If I want to hear what a party is saying then I will take a look at what they say. I will balance this with what the other parties say e.g. the Labour Party supports tuition fees - and introduced them. So much for informed democracy!

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P.S. I watched the broadcast again . It is simply insulting and wrong. I am happy to debate with anyone who wishes to take up the Labour gauntlet, but the reason for the P.S. is that the initial mention of the Labour Party tells us it is a broadcast for the European elections - it was absolutely nothing to do with the European elections. How do they get away with it?

Monday, 5 May 2014

UKIP against almost everything

As we get nearer to the European elections I think it is a good time to look back on blogs that I have written relating to Europe. I haven't written much about the BNP. They have been very quiet (thankfully) apart from one obnoxious leaflet. I hope it is easy for voters to see how obnoxious they are without too much explanation. The family of Lee Rigby managed to say how sickened they were when one party used his name in order to gain political advantage. Well the BNP have done so too. I haven't written much about the Tory or Labour views on Europe. They have also been quiet. However the Liberal Democrats have been active in our endorsement of the EU despite its faults. It is obvious that improvements can and should be made but that's far from UKIP's position of removing us from the EU.

UKIP have been making headlines, so this year I have written seven blogs about them. I have written many other blogs about UKIP in the past which is a good way of recording their message because there are many people who seem to think that UKIP's simple message is that immigration is bad (it isn't) and that all our problems would be solved in we left the EU and those interfering unelected European bureaucrats. You don't find specific accusations of bureaucracy because specific regulations are welcomed by those that have to deal with them. If you are buying or selling you want to know that safety standards have been met and that you have the right amount of what you are buying in your box. Consumers don't like bananas with too much of a bend. They aren't banned by the EU but if you get a lot of them in a box then you get fewer bananas and less people wanting to buy them.

UKIP are against a free market and  keeping up staffing levels in British industry (4th May). UKIP are against democracy (3rd May). UKIP are denying it is a racist party because its members are often to be found saying racist things (27th April). UKIP are climate change deniers - as well as Nigel Farage claiming women are "worth less" to employers and rejecting the whole of their last manifesto, and how this time it appears UKIP could not balance the countries books (15th Feb). Lord Pearson, UKIP's leader in 2010 didn't know their 2010 manifesto (4th Feb). UKIPs Head of Policy demonstrates that the party is anti-Muslim and does not have a Christian attitude when it comes to asylum policy (3rd Feb). Nigel making comments about race (they aren't racist because Nigel says they aren't a racist party but I can't tell the difference) as black people can't mix with white people because of the numbers involved. It is unstated whether two black people can get along - or 20 or 200 or 2000 which leaves the listener with the simple impression that Nigel is telling them there are too many black people in the country (why aren't UKIP racist?) (8th Jan).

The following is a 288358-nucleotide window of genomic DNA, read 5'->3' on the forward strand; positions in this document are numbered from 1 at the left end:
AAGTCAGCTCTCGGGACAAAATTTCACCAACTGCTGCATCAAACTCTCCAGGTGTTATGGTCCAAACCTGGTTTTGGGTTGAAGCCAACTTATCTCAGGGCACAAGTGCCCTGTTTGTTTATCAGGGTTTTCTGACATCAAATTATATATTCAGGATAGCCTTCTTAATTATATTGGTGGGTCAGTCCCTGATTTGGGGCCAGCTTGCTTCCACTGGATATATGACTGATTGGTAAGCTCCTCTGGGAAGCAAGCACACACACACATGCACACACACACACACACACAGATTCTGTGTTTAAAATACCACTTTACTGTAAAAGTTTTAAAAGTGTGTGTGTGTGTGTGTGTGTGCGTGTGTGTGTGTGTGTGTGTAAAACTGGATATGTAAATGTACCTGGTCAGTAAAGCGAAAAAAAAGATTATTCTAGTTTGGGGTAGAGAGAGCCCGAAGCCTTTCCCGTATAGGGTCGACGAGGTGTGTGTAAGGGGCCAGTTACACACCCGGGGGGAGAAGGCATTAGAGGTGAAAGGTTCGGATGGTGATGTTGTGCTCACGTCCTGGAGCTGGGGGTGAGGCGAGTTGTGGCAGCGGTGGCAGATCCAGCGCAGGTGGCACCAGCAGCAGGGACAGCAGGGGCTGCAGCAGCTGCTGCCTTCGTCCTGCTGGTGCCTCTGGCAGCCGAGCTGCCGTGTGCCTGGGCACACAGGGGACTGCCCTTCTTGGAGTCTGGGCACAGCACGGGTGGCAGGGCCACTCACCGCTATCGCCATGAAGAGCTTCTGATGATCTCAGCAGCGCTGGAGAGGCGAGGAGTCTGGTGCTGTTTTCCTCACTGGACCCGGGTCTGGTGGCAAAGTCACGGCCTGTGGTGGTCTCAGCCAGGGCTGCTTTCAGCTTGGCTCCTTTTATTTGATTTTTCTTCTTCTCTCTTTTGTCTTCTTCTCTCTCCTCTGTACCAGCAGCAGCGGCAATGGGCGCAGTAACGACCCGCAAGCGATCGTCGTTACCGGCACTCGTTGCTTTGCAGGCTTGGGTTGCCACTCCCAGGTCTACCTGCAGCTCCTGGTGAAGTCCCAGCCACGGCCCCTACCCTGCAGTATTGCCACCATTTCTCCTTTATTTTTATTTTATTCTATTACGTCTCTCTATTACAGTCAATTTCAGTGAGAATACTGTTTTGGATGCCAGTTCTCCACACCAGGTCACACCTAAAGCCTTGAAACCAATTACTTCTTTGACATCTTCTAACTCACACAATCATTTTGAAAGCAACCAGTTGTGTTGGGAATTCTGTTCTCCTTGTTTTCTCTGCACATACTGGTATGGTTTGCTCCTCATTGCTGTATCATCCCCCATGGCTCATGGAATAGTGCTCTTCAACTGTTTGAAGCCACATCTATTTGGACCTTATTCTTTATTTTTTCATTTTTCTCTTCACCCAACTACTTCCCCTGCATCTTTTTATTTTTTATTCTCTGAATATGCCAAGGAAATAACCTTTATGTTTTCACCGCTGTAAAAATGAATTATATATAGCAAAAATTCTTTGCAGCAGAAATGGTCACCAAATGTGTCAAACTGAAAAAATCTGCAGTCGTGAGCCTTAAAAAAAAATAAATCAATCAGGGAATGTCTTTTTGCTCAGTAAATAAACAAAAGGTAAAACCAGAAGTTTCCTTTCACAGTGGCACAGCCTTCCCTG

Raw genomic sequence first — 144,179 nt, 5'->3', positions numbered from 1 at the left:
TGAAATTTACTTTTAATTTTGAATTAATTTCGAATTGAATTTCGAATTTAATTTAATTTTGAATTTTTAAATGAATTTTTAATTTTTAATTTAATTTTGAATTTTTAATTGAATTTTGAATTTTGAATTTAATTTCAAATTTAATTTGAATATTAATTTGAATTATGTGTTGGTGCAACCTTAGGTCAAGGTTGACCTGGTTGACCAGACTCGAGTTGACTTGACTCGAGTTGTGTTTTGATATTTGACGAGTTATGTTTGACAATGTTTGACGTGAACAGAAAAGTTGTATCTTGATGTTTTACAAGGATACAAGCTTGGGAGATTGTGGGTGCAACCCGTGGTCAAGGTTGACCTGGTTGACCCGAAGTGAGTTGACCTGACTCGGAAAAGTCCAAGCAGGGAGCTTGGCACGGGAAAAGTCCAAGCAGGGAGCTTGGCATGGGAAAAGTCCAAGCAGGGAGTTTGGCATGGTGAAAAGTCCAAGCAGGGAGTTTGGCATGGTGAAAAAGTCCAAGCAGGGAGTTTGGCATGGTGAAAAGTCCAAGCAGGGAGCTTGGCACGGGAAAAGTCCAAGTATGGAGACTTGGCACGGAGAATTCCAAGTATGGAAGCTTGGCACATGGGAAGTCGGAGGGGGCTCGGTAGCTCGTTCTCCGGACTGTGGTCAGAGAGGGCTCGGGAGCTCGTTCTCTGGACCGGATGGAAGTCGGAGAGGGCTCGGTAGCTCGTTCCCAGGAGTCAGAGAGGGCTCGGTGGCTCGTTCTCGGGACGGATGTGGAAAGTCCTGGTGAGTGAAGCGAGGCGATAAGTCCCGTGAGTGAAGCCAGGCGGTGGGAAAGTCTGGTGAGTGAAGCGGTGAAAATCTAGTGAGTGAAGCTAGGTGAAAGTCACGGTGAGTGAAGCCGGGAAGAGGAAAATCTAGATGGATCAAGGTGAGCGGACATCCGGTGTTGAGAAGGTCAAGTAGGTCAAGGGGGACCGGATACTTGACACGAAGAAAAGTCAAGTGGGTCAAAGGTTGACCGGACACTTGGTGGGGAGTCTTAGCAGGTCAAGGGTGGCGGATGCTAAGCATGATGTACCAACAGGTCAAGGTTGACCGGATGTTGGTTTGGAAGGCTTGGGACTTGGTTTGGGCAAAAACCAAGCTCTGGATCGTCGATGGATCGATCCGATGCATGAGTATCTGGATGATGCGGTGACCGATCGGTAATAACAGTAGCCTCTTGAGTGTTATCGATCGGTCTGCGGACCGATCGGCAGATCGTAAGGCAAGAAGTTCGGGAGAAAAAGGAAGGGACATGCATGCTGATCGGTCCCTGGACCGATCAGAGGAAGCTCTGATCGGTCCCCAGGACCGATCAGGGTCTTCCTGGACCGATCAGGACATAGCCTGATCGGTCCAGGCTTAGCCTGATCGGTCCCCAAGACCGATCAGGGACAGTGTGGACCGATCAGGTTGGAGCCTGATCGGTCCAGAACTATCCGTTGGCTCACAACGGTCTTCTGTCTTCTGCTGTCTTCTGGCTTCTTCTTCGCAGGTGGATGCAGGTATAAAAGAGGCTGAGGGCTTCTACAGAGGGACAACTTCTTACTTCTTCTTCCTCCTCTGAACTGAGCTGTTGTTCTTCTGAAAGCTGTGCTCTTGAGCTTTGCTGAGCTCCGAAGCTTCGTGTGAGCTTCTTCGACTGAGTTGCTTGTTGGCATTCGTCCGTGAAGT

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Sunday, 4 May 2014

UKIP against staffing care homes

The first page of yesterday's UKIP leaflet has the headline 'Our politicians have allowed open-door immigration'. When translated this means that we are a member of Europe which allows the free movement of labour i.e. our ability to work in the rest of Europe, and our ability to find employees for the jobs that English-born people can't or won't do or more simply for the jobs where nobody is applying. This means we can staff our NHS, our care homes, our farms, in fact any industry in areas where we don't have the workforce. UK Employers want that free market and so should we. Immigrants don't come here to claim benefits and they are at a distinct disadvantage when it comes to getting a job.

If you believe that EU immigrants come here to take benefits then you may have been persuaded with phrases like 'open-door'. Oh the door is open, let's get a house and benefits. It doesn't happen but this rhetoric plays on fear.

'Only UKIP will take back control' completes page one of their leaflet. However our economy is stronger for immigration as it stands. If huge control measures (which would mean impositions on the many members of the UK who live in Europe) are imposed then is there any guarantee that our economy would improve? I can guarantee a huge increase in red tape.

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Saturday, 3 May 2014

UKIP against informed democracy